Josh Paul returns to the Angels 12 years after unfortunate play
In the 12 years 4 months since the play happened, Josh Paul’s opinion hasn’t changed.
“I did catch the ball,” he said Sunday. “I caught the ball.”
In an Angels spring-training camp dominated by the arrival of Japanese two-way player Shohei Ohtani, the return of Paul is more than just a passing side note among the new faces.
Involved in one of the most controversial and confusing postseason plays in baseball history while with the Angels, Paul is now the team’s bench coach.
“I’m proud to put on this uniform,” he said. “I’ve always been proud to put on this uniform. This was my favorite place to play. It feels like coming home.”
In the ninth inning of Game 2 of the 2005 American League Championship Series, Paul, then the Angels’ third string-catcher, thought he had caught strike three for the third out on Chicago’s A.J. Pierzynski.
With the score tied 1-1, Paul rolled the ball back toward the mound, figuring the game was heading into extra innings.
Instead, with the pitch from Kelvim Escobar having come in low, umpire Doug Eddings ruled that it had hit the dirt, allowing Pierzynski to reach first base.
The White Sox won the game when Joe Crede doubled, swept the next three games from the Angels and beat Houston in four games to win the World Series.
“If I had to do it again, I’d tag him to make sure,” Paul said. “There was confusion on the play. I probably could have helped the umpire out. I could have helped out Doug. Just to say, ‘Hey, I do have the ball.’ Tag him. ‘OK, let’s move on.’ ”
Despite how painful the memory is for Angels fans, Paul has revisited it more often than you might think and for reasons other than to brood.
As the organizational catching instructor for the New York Yankees, Paul said he frequently referenced the incident as a lesson.
“We talk about making sure the play’s over,” Paul said. “I’ve used it as an example to make sure guys finish the play.”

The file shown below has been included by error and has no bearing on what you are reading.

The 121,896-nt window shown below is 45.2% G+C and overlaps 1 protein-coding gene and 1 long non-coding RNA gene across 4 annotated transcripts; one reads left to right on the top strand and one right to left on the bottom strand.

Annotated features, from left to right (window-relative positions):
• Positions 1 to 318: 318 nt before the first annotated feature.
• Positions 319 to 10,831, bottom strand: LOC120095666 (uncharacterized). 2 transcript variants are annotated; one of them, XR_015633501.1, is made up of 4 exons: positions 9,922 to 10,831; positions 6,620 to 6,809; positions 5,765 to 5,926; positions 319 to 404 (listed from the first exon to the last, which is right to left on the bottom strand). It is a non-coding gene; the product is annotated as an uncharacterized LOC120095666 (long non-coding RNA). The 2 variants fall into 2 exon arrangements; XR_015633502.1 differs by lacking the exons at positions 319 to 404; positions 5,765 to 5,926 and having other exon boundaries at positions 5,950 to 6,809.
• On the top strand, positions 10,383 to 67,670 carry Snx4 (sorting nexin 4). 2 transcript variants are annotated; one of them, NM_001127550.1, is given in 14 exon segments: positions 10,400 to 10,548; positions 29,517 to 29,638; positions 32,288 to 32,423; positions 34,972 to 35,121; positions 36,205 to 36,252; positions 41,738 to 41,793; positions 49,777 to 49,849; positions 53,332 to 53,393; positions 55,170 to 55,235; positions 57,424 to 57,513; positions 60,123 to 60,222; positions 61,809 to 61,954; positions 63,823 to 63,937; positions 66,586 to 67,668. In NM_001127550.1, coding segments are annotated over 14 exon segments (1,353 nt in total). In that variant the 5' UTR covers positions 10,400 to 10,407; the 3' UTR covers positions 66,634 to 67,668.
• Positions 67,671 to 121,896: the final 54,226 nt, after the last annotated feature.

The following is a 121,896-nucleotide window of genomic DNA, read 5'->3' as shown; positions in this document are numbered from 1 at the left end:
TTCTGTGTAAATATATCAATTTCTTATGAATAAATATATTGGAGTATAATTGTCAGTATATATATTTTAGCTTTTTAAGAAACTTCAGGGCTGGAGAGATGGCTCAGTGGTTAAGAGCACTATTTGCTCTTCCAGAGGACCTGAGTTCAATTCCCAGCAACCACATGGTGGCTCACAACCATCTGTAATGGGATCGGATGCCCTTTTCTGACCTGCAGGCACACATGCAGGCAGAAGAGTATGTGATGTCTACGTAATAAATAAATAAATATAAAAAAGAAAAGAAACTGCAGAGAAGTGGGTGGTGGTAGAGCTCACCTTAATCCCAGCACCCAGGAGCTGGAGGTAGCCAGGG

Other than that, the memory for Paul is apparently as buried in the past as the idea of the Angels advancing in the playoffs. The franchise has won one postseason series after 2005 and none since 2009.
“Are you asking me if I lose sleep over it?” Paul said. “It’s been, what, 15 years or something? How many days is that? Like 4,000, 5,000? Come on, let’s keep it moving forward.”
Having traded C.J. Cron and his potential power Saturday, the Angels acquired potential power and depth Sunday.
They signed outfielder Chris Young to a one-year, $2-million deal and Chris Carter to a minor league contract that would pay him $1.75 million if he is on the big league roster. Carter has been a first baseman, outfielder and designed hitter.
The team traded Cron to Tampa Bay for a player to be named. Just hours after completing that deal, Angels general manager Billy Eppler was busy again.
Young, 34 and a 12-year veteran, hit .235 with seven home runs in 90 games last season with Boston.
Carter, 31, tied for the National League lead with 41 home runs for Milwaukee in 2016 and batted .222. He also led the league with 206 strikeouts.
He batted .201 with eight home runs in 184 at-bats before being released by the Yankees in July.
Go beyond the scoreboard
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